Michael Currie is just like any other 2nd year maths student. He goes to class, knows all his times tables and understands exactly what trigonometry really is. He’s a keen snowboarder and an even keener Lizard regular. But he’s also one of the lucky few hand-picked to model in prestigious St Andrews fashion shows Sitara and Réfèt Afrique…
First off, can you explain how you got interested in modelling?
A few people mentioned in passing that I could give it a go, and I quite fancied the experience. I’ve never really been hugely into fashion, but I thought it might be a bit of fun, and I’d heard about the parties. In the end I went along to the auditions with a friend, and that was that.
How much of a commitment is it to model for two shows?
Every Sunday I rehearse for 2 hours with Sitara, and then 2 hours with Réfèt. We practise walking and posing with our choreographer, and get feedback on how we’re doing. 4 hours of rehearsals is quite a long time, and it can be difficult combining it with studying, but people who are in musicals or theatre shows will practise for far longer. On top of that, we have photoshoots and socials every so often – it’s really important to have a good connection with the other models along with the directors and choreographers.
How have the shows influenced your own personal style?
I’m not sure how the clothes I will wear in the shows will influence me, since I haven’t actually seen them yet. But I probably do subconsciously think more about what I wear – I rarely go out in the day wearing something that couldn’t be worn on a night out. I’m also much more aware of my posture and I certainly have an incentive to go to the gym…
Do you ever find people treat you differently when they find out that you model?
I’d wondered about the “stupid model” stereotype, but I can’t say I’ve ever encountered it. Most people are quite interested when you mention it, especially since the shows are for charity. And nobody’s ever said “are you f***ing kidding me?!”, which can only be a good thing!
St Andrews fashion shows have sometimes been criticised for being elitist. Do you feel this is an accurate point of view?
Not at all. Sitara use loads of different models from all sorts of backgrounds and of all different body shapes. Réfèt tend to go more for the taller, skinnier sort, but I’m only 5’10” so there is still variety. Both shows draw on global cultures for inspiration. Some outfits are full traditional dress, which are really cool to wear. Others are interpretations using shapes and patterns, and are designed by people from a range of backgrounds. Your finances, where you’re from and who you know really don’t come into it at all. Everyone’s just out for a good time.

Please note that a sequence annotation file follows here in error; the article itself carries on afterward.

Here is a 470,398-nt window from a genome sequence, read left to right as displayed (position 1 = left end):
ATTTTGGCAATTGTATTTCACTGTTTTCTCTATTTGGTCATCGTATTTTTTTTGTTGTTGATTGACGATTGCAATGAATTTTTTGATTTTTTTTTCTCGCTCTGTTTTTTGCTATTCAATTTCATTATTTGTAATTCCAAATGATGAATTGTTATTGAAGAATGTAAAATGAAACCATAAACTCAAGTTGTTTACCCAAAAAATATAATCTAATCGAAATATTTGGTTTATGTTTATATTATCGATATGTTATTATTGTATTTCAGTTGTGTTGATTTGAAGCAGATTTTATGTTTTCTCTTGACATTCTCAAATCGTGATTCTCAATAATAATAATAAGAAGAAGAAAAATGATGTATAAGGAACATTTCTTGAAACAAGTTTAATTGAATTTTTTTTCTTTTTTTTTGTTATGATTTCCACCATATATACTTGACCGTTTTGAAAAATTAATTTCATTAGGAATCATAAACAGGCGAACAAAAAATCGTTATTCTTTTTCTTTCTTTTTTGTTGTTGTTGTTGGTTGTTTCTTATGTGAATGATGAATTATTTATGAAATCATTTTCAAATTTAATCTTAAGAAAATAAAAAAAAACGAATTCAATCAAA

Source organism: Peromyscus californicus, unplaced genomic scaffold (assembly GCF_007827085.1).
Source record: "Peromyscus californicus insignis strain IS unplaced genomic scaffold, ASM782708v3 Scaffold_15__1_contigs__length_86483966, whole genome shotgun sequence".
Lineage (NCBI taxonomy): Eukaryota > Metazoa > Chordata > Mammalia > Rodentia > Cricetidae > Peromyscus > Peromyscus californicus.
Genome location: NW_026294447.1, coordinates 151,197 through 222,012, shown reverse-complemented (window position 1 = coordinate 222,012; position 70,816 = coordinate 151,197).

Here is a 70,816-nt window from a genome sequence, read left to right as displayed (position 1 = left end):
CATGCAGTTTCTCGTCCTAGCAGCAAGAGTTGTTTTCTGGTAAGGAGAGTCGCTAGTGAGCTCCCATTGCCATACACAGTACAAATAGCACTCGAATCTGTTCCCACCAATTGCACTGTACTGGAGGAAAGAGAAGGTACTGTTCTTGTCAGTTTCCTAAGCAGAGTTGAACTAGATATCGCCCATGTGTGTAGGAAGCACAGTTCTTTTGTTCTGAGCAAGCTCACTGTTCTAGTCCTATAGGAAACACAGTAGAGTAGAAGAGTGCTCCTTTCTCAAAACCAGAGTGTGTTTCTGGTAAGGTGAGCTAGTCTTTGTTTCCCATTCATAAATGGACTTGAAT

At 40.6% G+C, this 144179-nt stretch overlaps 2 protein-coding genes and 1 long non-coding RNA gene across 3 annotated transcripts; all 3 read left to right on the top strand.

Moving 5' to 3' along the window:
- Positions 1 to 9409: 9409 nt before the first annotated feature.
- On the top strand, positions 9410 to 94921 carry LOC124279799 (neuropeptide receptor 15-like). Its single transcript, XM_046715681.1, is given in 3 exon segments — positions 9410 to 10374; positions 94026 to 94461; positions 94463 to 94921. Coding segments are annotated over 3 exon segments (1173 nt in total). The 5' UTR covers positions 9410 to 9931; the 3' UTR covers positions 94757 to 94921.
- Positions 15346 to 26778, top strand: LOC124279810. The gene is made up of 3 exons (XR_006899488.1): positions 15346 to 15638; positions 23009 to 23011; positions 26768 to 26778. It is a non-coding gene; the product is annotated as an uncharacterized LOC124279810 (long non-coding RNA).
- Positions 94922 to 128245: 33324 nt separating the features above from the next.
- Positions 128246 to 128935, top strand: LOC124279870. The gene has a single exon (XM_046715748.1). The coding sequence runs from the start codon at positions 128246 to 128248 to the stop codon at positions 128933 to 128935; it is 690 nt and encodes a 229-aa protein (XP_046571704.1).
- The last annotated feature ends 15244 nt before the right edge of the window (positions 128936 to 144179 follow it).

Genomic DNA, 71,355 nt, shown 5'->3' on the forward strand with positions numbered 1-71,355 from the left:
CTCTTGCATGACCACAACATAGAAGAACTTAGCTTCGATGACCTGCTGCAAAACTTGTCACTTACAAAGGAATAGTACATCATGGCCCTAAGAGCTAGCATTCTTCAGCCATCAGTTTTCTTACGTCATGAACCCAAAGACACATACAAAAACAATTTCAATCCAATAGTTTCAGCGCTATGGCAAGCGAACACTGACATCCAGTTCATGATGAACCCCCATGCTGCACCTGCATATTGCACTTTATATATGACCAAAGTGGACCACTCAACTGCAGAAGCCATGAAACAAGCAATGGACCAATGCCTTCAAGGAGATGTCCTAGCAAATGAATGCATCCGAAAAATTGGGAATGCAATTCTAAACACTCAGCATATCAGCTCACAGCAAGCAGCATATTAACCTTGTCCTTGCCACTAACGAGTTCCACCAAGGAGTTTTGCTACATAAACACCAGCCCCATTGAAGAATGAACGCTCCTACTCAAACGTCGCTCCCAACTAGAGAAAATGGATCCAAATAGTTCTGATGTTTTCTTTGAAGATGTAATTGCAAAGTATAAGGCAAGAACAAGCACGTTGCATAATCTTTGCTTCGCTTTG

What aspects of the shows are you most excited for?
Well, I can’t give too much away, since we try to keep everything top secret until the night… But I’m really looking forward to the rehearsals paying off, seeing it all come together and knowing my friends are there in the crowd watching. And of course, the adrenaline buzz – when the music starts and you’re like “Oh, s**t. This is it”.
Are you planning on continuing modelling after you graduate and leave The Bubble?
I wouldn’t mind doing a bit of catalogue just for some extra cash, but I know I’d never chose it as a career. Criticism is okay, but complete rejection is hard and I’m not sure it would get any easier. I’ve only really had a taste of it, but I think as a profession the stress would be immense and take away from my enjoyment.
Finally, any tips for students interested in modelling while here in St Andrews?
Understand your strengths and remember that, at the end of the day it is a bit of fun for charity. You really don’t have anything to lose.
Michael Currie interviewed by Anna Samson
Photographer: Anna Samson
Model: Michael Currie